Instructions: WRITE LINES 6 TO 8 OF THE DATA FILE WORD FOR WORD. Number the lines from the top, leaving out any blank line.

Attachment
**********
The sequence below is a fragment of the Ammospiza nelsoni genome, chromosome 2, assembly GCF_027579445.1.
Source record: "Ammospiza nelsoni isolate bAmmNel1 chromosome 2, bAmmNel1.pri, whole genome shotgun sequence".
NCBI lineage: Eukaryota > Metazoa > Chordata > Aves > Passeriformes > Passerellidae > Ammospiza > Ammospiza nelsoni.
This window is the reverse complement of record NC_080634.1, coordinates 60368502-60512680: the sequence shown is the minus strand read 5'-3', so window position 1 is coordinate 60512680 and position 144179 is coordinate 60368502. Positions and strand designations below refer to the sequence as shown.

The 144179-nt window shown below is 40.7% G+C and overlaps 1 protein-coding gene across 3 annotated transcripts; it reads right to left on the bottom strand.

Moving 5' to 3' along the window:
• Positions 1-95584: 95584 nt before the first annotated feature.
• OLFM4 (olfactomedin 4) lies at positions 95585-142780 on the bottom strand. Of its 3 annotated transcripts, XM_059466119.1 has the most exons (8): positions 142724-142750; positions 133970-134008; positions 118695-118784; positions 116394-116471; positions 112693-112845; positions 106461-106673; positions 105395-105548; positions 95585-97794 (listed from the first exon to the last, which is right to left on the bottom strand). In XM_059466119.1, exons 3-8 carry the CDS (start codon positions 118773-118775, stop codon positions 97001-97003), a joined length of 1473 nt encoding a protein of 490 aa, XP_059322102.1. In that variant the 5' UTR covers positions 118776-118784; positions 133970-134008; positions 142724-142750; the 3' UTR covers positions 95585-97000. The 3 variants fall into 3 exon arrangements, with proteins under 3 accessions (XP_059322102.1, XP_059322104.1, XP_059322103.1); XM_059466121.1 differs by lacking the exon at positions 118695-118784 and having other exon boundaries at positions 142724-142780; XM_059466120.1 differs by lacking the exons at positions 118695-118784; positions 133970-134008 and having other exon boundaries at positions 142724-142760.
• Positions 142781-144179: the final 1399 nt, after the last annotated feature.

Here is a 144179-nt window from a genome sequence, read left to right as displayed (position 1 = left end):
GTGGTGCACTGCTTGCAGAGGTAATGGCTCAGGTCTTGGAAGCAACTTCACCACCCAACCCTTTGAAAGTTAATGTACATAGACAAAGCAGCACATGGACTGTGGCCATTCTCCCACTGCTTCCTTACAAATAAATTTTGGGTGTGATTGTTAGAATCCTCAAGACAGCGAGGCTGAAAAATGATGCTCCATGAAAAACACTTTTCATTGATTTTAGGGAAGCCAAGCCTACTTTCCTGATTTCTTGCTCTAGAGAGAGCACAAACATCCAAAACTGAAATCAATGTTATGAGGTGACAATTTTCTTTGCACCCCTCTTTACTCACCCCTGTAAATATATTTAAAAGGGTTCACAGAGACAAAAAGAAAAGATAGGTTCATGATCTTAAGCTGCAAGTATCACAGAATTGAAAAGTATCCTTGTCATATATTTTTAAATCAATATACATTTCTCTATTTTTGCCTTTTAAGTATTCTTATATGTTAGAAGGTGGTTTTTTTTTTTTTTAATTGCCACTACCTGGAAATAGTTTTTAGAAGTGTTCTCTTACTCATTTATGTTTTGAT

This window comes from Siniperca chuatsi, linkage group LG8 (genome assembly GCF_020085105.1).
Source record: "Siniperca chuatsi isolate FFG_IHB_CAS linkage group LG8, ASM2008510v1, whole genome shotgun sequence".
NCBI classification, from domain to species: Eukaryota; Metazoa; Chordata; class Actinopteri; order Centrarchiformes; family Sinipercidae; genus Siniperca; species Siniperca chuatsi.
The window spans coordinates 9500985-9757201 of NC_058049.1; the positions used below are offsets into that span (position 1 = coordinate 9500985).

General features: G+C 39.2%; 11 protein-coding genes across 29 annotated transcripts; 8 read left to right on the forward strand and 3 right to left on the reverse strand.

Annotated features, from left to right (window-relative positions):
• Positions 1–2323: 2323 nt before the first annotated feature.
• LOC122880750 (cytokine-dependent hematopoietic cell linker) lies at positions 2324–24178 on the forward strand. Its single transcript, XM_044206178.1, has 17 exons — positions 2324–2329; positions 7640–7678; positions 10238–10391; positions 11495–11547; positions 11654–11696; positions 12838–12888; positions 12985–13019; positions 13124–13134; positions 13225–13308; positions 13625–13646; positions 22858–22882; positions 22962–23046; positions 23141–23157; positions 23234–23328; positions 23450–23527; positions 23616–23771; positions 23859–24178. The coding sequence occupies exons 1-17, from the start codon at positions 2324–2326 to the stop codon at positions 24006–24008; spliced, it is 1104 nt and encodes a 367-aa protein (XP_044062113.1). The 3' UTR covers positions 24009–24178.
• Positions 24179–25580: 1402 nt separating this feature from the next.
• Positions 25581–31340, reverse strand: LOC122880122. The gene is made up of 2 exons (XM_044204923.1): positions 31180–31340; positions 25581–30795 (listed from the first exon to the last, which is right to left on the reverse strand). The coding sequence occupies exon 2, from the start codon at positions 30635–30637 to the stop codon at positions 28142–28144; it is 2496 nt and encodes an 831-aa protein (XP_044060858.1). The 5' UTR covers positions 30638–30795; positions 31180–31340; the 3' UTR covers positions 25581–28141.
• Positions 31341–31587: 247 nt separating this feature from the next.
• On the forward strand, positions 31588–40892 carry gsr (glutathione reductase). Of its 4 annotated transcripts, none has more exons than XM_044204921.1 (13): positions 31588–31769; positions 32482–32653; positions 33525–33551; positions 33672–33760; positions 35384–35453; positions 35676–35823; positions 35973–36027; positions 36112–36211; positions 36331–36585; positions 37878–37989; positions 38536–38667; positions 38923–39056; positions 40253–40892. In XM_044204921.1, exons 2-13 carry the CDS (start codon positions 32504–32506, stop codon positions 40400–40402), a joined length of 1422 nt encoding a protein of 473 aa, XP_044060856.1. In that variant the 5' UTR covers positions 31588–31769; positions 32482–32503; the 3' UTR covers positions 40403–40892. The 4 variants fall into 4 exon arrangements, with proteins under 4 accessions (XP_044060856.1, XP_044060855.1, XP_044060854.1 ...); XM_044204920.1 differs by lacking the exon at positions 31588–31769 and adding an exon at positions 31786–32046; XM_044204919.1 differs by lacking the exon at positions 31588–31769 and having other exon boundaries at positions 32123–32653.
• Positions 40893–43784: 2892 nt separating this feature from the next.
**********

Moving 5' to 3' along the window:
• Positions 1-95584: 95584 nt before the first annotated feature.
• OLFM4 (olfactomedin 4) lies at positions 95585-142780 on the bottom strand. Of its 3 annotated transcripts, XM_059466119.1 has the most exons (8): positions 142724-142750; positions 133970-134008; positions 118695-118784; positions 116394-116471; positions 112693-112845; positions 106461-106673; positions 105395-105548; positions 95585-97794 (listed from the first exon to the last, which is right to left on the bottom strand). In XM_059466119.1, exons 3-8 carry the CDS (start codon positions 118773-118775, stop codon positions 97001-97003), a joined length of 1473 nt encoding a protein of 490 aa, XP_059322102.1. In that variant the 5' UTR covers positions 118776-118784; positions 133970-134008; positions 142724-142750; the 3' UTR covers positions 95585-97000. The 3 variants fall into 3 exon arrangements, with proteins under 3 accessions (XP_059322102.1, XP_059322104.1, XP_059322103.1); XM_059466121.1 differs by lacking the exon at positions 118695-118784 and having other exon boundaries at positions 142724-142780; XM_059466120.1 differs by lacking the exons at positions 118695-118784; positions 133970-134008 and having other exon boundaries at positions 142724-142760.